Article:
A usually calm Mike Pompeo was sweating. Sarah Huckabee Sanders, usually a verbal giant, was at a loss for words. The secretary of State and the Press Secretary sat impatiently in the outer lobby of the Oval Office, awaiting for the President to call them in. It was time for major back pedalling, and they were intent on making the President do it. At that moment he summoned them.
"Mr. President," Pompeo began, not waiting for the President to speak first, "We've got a monumental amount of damage control to do as a result of your post-summit press conference yesterday in Helsinki. Only you can straighten it out."
The President seemed confused by Pompeo's plea. "What was the matter with the press conference? I was on a roll."
Sanders intervened. "You insulted our intelligence community. You sided with Putin on the issue of election meddling by the Russians despite overwhelming evidence - and an indictment - that proves they meddled."
Pompeo added: "Specifically, you said 'I don't see any reason why it would be Russia'D who meddled. And you backed it up by saying that 'Putin was extremely strong in his denial today.' Your remark was a direct slur against our intelligence people."
Unconvinced, the President said he was willing to consider a correction. But how to correct the gaffe?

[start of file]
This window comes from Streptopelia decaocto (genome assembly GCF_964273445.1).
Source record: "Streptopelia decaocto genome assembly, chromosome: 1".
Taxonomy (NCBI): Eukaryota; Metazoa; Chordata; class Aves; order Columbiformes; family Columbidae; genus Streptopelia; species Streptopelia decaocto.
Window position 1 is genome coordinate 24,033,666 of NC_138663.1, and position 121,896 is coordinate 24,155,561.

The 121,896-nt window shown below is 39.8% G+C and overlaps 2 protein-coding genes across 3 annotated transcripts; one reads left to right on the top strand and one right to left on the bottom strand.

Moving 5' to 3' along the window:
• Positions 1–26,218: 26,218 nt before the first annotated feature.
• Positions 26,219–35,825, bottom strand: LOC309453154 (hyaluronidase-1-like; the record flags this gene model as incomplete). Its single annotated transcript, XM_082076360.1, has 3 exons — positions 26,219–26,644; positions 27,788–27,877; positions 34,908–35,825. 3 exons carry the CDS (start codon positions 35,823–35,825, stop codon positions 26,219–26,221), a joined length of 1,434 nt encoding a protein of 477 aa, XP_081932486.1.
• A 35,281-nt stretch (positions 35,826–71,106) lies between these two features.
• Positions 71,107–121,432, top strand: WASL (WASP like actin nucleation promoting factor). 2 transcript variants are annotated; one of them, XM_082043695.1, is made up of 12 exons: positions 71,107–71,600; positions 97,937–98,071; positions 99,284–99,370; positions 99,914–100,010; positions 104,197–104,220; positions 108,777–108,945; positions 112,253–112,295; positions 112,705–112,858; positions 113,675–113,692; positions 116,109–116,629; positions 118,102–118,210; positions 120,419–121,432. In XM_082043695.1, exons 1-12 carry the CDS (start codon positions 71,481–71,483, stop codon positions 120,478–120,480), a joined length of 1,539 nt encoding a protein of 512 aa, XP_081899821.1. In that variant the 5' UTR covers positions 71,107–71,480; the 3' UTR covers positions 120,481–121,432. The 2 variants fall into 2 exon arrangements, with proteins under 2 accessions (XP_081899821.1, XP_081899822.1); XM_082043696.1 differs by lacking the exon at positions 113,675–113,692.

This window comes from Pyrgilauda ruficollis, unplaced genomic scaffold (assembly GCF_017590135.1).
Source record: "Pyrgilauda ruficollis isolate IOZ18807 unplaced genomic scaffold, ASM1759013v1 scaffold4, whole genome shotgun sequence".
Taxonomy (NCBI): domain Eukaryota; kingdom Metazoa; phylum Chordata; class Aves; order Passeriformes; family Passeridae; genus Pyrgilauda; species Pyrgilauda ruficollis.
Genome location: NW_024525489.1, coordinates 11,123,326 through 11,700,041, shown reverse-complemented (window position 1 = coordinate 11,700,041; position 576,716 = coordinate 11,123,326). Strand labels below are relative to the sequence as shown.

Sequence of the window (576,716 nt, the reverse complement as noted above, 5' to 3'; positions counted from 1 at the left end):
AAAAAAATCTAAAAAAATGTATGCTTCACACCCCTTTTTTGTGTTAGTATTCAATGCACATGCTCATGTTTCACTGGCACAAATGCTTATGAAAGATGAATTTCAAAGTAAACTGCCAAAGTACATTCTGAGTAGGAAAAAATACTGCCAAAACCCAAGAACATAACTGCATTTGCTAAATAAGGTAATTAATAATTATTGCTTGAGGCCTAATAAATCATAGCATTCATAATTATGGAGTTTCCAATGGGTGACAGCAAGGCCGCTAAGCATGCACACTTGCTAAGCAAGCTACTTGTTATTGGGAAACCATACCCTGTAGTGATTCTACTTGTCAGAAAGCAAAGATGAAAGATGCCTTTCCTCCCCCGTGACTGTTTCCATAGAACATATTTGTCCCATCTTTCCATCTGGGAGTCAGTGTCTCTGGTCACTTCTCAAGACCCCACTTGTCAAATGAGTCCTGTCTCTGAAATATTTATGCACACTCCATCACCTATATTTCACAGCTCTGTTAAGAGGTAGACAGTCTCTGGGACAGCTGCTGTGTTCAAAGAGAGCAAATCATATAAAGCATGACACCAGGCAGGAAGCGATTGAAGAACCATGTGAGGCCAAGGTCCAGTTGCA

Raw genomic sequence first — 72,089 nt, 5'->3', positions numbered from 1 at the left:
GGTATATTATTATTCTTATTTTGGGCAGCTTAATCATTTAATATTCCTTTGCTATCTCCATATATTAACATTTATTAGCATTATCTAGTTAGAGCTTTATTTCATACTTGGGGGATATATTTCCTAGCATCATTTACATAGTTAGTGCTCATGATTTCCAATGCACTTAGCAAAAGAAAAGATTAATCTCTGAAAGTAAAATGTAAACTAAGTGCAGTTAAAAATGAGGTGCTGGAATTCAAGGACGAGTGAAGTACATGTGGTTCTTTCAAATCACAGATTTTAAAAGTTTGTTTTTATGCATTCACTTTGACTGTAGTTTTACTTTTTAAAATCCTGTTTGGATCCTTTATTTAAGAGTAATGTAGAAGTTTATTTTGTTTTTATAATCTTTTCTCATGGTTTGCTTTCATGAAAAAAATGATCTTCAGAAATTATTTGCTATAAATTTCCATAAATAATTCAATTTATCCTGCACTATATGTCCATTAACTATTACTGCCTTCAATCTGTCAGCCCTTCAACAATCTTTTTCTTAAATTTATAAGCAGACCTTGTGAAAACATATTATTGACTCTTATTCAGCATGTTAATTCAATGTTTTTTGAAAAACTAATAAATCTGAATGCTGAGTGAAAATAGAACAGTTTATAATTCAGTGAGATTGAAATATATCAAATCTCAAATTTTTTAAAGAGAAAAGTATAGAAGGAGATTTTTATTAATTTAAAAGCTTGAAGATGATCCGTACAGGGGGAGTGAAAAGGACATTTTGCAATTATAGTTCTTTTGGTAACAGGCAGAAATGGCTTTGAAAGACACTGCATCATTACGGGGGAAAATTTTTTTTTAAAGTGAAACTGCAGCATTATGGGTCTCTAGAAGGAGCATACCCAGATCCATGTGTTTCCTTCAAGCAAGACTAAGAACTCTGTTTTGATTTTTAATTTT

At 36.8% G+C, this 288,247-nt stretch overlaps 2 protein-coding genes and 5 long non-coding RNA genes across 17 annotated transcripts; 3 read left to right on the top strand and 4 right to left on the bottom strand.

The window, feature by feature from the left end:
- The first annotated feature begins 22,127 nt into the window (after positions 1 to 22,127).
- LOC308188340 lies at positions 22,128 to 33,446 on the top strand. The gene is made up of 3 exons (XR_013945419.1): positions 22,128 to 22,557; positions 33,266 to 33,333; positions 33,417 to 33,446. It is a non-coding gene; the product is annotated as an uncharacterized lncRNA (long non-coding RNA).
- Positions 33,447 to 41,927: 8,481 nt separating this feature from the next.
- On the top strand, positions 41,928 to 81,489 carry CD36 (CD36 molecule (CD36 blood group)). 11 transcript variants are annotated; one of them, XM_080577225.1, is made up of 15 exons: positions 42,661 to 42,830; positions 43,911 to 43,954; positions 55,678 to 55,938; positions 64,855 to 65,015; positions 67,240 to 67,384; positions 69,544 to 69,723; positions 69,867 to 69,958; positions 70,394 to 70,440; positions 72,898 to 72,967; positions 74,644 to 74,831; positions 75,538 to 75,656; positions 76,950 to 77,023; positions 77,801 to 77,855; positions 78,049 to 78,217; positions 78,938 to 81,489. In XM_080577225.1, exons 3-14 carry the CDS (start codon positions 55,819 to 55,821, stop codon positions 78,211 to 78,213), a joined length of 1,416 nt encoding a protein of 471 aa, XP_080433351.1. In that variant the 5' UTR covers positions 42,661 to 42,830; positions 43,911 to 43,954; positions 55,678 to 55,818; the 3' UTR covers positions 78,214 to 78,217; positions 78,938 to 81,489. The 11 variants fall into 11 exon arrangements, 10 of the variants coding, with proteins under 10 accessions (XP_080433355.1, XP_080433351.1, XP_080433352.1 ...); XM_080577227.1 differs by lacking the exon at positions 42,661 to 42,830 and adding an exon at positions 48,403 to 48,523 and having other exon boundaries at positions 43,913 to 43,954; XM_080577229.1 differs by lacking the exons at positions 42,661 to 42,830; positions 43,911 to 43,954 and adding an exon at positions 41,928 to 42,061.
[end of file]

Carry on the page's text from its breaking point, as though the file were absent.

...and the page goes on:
Sanders had a solution. "Say you were misquoted, that what you really said was that 'Putin was extremely WRONG in his denial today.' That puts you on the side of our spies."
Pompeo bristled. "We are not spies. Well, we have a few, but most in the CIA, which i headed - and that's why I'm particularly peeved by the gaffe - are experts at hacking and in other ways gaining information about Russian activity. Anyway, the tape will show that he said 'strongly,' not 'wrongly.' "
Sanders sat staring at the press conference transcript for a long minute. Then came the Eureka moment, "I've got it," she shouted.
"What you meant to say was that 'Putin wasN'T extremely strong in his denial today.' That shows that you think the Russians might indeed have meddled in the 2016 election. That puts you on the side of the CIA, the NSA, and any other intelligence agencies we may have. That sounds like you agree with Mueller's indictments of the Russian generals."
"Great," said Pompeo. "Now let's make a tape in which you admit you made a sloppy off the cuff remark and let's square this with the intelligence agencies."
And so it was, that the President publicly admitted his error and made things right with some of his critics.